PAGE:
Big Utility or Little Fish (you will be swallowed)

Barbecue fire
Barbecue fire (Photo credit: Julio Martinez)
Did you ever put fuel or gas on a barbecue to get it going ?

Yikes - That's what I felt like after my recent post

Energy co. wants me to use less - really ? !

Anyone would think I just stood on a nerve, pressed the right buttons, or dialled in a thermonuclear strike !

Some people thought my views absurd, but others agreed strongly.

Nuclear weapon test Mike (energy yield 10.4 Mt)
Nuclear weapon test Mike (yield 10.4 Mt) on Enewetak Atoll. The  first hydrogen bomb ever tested, an experimental device not appropriate for use as a weapon. (Photo credit: Wikipedia)

As ever the truth lies somewhere between what you think you know and what others misguidedly believe !

The more visceral reactions I were mainly on LinkedIn - this correlates well to the fact that the American Utility industry is not what you might describe as a "mature free market".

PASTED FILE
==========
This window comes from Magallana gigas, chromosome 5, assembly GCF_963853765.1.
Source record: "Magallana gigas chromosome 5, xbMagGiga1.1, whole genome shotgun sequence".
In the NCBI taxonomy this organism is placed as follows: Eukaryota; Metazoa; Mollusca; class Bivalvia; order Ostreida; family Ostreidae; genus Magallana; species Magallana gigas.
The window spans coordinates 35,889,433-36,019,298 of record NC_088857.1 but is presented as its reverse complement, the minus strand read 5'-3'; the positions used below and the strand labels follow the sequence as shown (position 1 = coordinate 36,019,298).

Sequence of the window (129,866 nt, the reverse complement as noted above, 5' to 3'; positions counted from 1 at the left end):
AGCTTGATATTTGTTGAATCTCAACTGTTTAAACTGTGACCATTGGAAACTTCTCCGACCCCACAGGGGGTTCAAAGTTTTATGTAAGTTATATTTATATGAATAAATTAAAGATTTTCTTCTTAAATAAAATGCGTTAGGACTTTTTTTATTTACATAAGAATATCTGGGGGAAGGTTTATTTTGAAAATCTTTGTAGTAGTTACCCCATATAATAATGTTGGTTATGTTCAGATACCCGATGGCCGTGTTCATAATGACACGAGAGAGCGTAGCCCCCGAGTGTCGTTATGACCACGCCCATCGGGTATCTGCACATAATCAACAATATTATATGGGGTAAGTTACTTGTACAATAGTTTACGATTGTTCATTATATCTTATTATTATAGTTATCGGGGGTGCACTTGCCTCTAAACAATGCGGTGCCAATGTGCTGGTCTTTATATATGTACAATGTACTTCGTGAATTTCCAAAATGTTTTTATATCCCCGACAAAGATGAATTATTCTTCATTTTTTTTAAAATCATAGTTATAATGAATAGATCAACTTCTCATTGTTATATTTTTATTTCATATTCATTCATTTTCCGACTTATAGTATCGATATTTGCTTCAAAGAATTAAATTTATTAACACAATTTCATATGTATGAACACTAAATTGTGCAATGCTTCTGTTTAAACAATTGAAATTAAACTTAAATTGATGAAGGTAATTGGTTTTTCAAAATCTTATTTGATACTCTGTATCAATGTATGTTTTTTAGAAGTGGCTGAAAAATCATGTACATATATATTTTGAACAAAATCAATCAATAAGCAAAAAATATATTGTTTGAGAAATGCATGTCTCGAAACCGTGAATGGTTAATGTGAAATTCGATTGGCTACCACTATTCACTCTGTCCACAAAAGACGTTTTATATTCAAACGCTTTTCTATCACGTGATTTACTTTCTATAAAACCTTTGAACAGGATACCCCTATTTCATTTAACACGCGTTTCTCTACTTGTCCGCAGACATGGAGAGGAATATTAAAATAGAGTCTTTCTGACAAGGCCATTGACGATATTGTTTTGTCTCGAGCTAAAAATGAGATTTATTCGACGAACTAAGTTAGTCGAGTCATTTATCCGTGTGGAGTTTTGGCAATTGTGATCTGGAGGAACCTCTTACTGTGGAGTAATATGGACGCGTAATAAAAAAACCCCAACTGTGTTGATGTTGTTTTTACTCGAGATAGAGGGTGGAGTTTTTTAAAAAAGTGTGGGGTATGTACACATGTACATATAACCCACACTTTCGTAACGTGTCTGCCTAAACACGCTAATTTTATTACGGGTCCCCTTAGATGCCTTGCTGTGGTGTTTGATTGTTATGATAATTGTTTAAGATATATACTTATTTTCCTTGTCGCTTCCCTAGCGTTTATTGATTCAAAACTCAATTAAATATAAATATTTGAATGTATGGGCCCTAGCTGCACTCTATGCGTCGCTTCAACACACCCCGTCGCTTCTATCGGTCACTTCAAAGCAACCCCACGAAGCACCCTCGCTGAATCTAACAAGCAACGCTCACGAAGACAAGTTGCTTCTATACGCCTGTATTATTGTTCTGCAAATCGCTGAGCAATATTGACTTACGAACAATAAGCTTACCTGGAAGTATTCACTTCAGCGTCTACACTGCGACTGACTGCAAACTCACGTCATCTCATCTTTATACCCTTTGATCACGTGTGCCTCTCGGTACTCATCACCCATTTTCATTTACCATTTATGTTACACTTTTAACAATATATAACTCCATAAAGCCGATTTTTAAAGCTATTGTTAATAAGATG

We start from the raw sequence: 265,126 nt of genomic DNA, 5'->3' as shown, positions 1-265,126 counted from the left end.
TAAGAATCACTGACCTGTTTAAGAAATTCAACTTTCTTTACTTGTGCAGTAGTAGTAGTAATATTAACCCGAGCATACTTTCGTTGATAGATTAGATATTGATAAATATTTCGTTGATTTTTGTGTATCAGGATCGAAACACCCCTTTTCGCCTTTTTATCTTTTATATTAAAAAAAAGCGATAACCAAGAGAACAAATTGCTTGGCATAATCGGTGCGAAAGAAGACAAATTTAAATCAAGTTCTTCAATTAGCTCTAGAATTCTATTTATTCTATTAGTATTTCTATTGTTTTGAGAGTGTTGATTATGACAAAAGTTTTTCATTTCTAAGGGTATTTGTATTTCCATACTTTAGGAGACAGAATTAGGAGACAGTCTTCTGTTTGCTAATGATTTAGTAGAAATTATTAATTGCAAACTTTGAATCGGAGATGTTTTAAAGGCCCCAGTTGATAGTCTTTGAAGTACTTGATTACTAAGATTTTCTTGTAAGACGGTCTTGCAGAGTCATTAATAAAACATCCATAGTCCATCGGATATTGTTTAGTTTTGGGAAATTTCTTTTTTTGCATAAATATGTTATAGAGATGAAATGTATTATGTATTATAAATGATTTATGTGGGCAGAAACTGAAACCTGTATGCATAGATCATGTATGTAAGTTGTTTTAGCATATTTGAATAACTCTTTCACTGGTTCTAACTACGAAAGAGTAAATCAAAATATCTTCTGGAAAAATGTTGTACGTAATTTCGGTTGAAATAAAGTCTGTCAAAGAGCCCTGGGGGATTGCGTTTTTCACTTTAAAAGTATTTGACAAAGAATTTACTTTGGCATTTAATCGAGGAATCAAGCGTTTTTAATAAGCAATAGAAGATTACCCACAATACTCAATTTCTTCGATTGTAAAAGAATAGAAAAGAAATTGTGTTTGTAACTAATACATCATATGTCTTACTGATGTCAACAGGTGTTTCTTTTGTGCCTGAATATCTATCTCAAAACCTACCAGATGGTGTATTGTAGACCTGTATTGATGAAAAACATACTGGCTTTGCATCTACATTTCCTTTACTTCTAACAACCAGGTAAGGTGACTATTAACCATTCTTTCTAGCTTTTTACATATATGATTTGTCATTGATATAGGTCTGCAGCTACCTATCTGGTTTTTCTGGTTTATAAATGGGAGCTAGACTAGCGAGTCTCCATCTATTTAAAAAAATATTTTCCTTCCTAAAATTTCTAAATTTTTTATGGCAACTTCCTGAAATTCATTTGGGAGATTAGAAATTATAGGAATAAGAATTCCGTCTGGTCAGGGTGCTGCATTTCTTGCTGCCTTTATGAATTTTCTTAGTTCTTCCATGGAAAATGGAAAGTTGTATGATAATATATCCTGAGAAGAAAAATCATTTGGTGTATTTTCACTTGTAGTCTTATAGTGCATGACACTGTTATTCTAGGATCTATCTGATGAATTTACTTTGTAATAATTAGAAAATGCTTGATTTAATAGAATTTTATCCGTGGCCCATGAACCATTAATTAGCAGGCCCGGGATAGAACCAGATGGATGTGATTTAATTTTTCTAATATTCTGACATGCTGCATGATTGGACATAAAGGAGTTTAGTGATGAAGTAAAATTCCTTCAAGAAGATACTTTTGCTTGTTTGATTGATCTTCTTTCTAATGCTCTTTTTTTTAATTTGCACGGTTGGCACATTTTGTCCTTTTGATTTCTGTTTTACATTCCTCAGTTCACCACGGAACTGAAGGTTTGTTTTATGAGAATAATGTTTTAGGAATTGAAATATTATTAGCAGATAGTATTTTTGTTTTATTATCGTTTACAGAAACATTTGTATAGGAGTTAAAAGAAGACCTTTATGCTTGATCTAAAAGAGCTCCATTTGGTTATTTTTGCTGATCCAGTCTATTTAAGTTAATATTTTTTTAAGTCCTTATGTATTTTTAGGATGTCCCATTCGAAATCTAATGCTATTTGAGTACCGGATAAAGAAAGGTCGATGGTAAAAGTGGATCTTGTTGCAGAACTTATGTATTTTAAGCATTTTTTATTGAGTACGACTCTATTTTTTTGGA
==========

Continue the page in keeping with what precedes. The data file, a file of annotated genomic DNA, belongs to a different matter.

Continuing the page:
(BTW why don't people comment ON the blog itself where everyone can see - it's like putting on a concert on the dark side of the moon ? )

The Dark Side of the Moon
The Dark Side of the Moon (Photo credit: Wikipedia)
The differences in views are geographically split - and depend on market circumstances and degrees of energy de-regulation.

In much of Europe you can choose your utility provider and mature commodity markets exist, whereas in the US there is very little utility competition - you buy from the local provider or you do without.

The idea that the US is a land of free markets is frankly naive when you look at electricity, gas, (even heat) , telecomms, waste disposal and indeed the essentials for life - water.